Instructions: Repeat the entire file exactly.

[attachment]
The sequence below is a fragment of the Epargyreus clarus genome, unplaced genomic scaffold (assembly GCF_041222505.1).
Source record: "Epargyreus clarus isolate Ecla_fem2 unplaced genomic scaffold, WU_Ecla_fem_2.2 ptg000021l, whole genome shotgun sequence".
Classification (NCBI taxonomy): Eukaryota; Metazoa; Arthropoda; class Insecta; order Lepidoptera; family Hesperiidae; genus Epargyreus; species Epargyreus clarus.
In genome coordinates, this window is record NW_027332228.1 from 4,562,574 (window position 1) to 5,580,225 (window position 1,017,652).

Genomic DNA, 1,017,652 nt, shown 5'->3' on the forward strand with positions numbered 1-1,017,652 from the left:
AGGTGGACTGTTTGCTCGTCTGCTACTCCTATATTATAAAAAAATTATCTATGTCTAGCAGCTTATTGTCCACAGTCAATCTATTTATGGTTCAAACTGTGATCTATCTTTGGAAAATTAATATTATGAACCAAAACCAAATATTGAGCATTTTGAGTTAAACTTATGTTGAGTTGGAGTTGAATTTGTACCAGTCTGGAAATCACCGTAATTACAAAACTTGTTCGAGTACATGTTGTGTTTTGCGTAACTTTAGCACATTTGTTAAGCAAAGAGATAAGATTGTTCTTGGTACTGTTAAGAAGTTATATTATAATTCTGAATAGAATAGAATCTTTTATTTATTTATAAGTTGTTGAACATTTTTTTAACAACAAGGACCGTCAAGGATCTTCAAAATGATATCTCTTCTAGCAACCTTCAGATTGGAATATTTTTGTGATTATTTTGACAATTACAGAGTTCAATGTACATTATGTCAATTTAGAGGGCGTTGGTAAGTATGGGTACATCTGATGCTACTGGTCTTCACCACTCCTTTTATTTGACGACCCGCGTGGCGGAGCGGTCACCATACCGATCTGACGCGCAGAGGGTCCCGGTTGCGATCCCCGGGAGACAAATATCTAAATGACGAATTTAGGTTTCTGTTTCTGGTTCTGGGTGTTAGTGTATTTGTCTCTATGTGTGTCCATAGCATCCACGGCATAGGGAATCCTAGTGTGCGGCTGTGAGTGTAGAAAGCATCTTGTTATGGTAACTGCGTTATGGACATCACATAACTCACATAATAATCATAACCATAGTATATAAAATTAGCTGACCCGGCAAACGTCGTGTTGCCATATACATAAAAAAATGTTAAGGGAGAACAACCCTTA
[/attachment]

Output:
The sequence below is a fragment of the Epargyreus clarus genome, unplaced genomic scaffold (assembly GCF_041222505.1).
Source record: "Epargyreus clarus isolate Ecla_fem2 unplaced genomic scaffold, WU_Ecla_fem_2.2 ptg000021l, whole genome shotgun sequence".
Classification (NCBI taxonomy): Eukaryota; Metazoa; Arthropoda; class Insecta; order Lepidoptera; family Hesperiidae; genus Epargyreus; species Epargyreus clarus.
In genome coordinates, this window is record NW_027332228.1 from 4,562,574 (window position 1) to 5,580,225 (window position 1,017,652).

Genomic DNA, 1,017,652 nt, shown 5'->3' on the forward strand with positions numbered 1-1,017,652 from the left:
AGGTGGACTGTTTGCTCGTCTGCTACTCCTATATTATAAAAAAATTATCTATGTCTAGCAGCTTATTGTCCACAGTCAATCTATTTATGGTTCAAACTGTGATCTATCTTTGGAAAATTAATATTATGAACCAAAACCAAATATTGAGCATTTTGAGTTAAACTTATGTTGAGTTGGAGTTGAATTTGTACCAGTCTGGAAATCACCGTAATTACAAAACTTGTTCGAGTACATGTTGTGTTTTGCGTAACTTTAGCACATTTGTTAAGCAAAGAGATAAGATTGTTCTTGGTACTGTTAAGAAGTTATATTATAATTCTGAATAGAATAGAATCTTTTATTTATTTATAAGTTGTTGAACATTTTTTTAACAACAAGGACCGTCAAGGATCTTCAAAATGATATCTCTTCTAGCAACCTTCAGATTGGAATATTTTTGTGATTATTTTGACAATTACAGAGTTCAATGTACATTATGTCAATTTAGAGGGCGTTGGTAAGTATGGGTACATCTGATGCTACTGGTCTTCACCACTCCTTTTATTTGACGACCCGCGTGGCGGAGCGGTCACCATACCGATCTGACGCGCAGAGGGTCCCGGTTGCGATCCCCGGGAGACAAATATCTAAATGACGAATTTAGGTTTCTGTTTCTGGTTCTGGGTGTTAGTGTATTTGTCTCTATGTGTGTCCATAGCATCCACGGCATAGGGAATCCTAGTGTGCGGCTGTGAGTGTAGAAAGCATCTTGTTATGGTAACTGCGTTATGGACATCACATAACTCACATAATAATCATAACCATAGTATATAAAATTAGCTGACCCGGCAAACGTCGTGTTGCCATATACATAAAAAAATGTTAAGGGAGAACAACCCTTA